When evaluating all trial patients, 27.7% (62/224) of all patients in the ARIKAYCE + background regimen arm and 6.3% (7/112) of all patients in the background regimen alone arm had sustained culture conversion through Month 6.1

  • To be considered a converter, patients needed to achieve their first negative sputum culture by Month 4 or earlier1,2
  • In the CONVERT trial, 65 patients in the ARIKAYCE + background regimen arm and 10 patients in the background regimen alone arm were converters1
  • Out of these converters, 62 patients in the ARIKAYCE + background regimen arm remained culture negative through Month 6 compared to 7 patients on background regimen alone in a post-hoc analysis3

Durability of culture conversion through Month 61,3

Results for durability of culture conversion in the CONVERT trial showed that of the 65 converters in the ARIKAYCE (amikacin liposome inhalation suspension) + background regimen arm, 62 patients (or 95.4%) sustained culture conversion through Month 6. Of the 10 converters in the background regimen alone arm, 7 patients (or 70%) sustained culture conversion through Month 6. Results for durability of culture conversion in the CONVERT trial showed that of the 65 converters in the ARIKAYCE (amikacin liposome inhalation suspension) + background regimen arm, 62 patients (or 95.4%) sustained culture conversion through Month 6. Of the 10 converters in the background regimen alone arm, 7 patients (or 70%) sustained culture conversion through Month 6.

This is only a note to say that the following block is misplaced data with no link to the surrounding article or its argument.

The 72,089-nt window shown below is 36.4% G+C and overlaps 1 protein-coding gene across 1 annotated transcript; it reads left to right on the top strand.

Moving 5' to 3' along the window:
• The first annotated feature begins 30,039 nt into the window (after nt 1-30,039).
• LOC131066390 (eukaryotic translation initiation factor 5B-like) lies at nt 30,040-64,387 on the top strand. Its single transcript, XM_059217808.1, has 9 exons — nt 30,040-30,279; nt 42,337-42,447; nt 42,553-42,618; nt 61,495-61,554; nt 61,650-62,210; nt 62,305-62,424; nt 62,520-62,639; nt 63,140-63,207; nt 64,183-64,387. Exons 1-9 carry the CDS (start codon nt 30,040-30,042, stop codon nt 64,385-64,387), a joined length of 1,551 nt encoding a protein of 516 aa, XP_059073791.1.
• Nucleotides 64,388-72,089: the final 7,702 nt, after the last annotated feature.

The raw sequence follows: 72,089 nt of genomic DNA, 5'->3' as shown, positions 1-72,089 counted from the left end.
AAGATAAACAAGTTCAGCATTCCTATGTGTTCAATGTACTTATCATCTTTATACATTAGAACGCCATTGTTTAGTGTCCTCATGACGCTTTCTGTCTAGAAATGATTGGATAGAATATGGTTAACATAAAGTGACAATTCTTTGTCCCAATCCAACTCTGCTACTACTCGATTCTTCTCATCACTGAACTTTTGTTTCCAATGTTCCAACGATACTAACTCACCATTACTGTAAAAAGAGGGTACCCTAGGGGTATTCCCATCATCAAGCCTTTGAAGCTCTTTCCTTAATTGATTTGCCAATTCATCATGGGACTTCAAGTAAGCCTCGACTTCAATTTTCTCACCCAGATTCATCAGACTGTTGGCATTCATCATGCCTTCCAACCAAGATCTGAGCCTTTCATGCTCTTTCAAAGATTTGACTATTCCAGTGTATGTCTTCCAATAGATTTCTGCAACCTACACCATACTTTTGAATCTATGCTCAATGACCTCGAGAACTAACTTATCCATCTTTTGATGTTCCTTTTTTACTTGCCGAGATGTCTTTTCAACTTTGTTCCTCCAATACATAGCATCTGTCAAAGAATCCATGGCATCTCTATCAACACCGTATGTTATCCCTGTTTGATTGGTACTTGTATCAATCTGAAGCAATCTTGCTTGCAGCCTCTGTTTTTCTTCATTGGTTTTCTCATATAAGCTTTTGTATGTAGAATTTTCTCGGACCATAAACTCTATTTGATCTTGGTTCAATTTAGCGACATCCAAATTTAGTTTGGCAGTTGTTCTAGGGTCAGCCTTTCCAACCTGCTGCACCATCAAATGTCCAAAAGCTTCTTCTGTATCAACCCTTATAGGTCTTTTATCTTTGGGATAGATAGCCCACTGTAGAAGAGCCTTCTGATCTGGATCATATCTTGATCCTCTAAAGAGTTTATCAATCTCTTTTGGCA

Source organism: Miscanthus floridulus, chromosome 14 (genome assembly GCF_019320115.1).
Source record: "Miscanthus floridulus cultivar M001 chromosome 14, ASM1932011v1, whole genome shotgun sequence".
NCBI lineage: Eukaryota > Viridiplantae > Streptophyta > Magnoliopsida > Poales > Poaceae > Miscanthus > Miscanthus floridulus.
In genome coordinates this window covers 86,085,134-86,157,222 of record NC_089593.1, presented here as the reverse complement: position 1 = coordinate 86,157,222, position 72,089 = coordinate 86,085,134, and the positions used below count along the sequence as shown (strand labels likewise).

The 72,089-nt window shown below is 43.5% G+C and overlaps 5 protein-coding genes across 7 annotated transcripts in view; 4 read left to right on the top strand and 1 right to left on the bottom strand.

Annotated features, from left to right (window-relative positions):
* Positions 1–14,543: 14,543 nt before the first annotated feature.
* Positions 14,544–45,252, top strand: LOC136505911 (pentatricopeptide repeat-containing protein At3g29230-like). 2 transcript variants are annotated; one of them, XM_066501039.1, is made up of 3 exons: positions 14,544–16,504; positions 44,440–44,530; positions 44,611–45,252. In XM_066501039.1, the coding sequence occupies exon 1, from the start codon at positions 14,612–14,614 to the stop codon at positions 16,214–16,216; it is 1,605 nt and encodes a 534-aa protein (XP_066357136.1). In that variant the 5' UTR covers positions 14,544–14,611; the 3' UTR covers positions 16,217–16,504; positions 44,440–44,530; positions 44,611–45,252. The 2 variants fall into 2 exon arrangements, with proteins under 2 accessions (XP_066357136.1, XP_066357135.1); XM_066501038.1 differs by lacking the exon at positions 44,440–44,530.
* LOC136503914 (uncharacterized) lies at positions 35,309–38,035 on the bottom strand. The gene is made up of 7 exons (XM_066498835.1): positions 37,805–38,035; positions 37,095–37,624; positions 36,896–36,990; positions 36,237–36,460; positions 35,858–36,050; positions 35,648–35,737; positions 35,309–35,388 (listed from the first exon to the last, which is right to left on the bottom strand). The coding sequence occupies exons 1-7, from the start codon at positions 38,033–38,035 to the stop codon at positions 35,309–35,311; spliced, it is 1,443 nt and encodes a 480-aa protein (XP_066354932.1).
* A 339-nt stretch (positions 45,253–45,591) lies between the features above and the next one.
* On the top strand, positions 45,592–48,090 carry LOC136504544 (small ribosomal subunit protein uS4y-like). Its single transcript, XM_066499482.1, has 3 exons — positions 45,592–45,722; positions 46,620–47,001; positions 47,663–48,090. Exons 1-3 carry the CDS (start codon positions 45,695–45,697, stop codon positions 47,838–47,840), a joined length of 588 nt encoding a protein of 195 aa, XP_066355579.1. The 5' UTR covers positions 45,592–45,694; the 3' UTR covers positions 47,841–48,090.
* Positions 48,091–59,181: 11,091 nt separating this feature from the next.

Patients with sustained culture conversion started converting by Month 4 or earlier and maintained monthly negative cultures through Month 6 of the trial.1-3

Footnote

A post-hoc analysis showed that 3 patients in each treatment arm who initially achieved culture conversion did not have sustained sputum culture conversion through Month 6.1

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The CONVERT trial evaluated patients with refractory MAC lung disease.1

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Trial design icon

ARIKAYCE was evaluated in an ongoing, open-label, randomized (2:1), multicenter, global, Phase 3 trial of 336 adult patients with refractory MAC lung disease who did not respond to treatment.1-3

Footnote

*The CONVERT trial is referred to as “Trial 1” in the ARIKAYCE full Prescribing Information.

6MWT=6-minute walk test; ATS=American Thoracic Society; IDSA=Infectious Diseases Society of America; MAC=Mycobacterium avium complex; NTM=nontuberculous mycobacteria; SGRQ=St George's Respiratory Questionnaire.

References

  1. ARIKAYCE [package insert]. Bridgewater, NJ: Insmed Incorporated; 2018.
  2. Griffith DE, Eagle G, Thomson R, et al. Amikacin liposome inhalation suspension for treatment-refractory lung disease caused by Mycobacterium avium complex (CONVERT): a prospective, open-label, randomized study. Am J Respir Crit Care Med. 2018;198(12):1559-1569.
  3. Data on file. Insmed Incorporated. Bridgewater, NJ.
  4. Griffith DE, Eagle G, Thomson R, et al. Amikacin liposome inhalation suspension for treatment-refractory lung disease caused by Mycobacterium avium complex. Online data supplement. Am J Respir Crit Care Med. 2018;198(12)(suppl):E1-E28. https://www.atsjournals.org/doi/suppl/10.1164/rccm.201807-1318OC. Accessed January 2, 2019.
  5. Eagle G, Brown K, Floto RA. Examining the effect of residual amikacin on sputum culture for nontuberculous mycobacteria. Am J Respir Crit Care Med. 2018;197(2):267-269.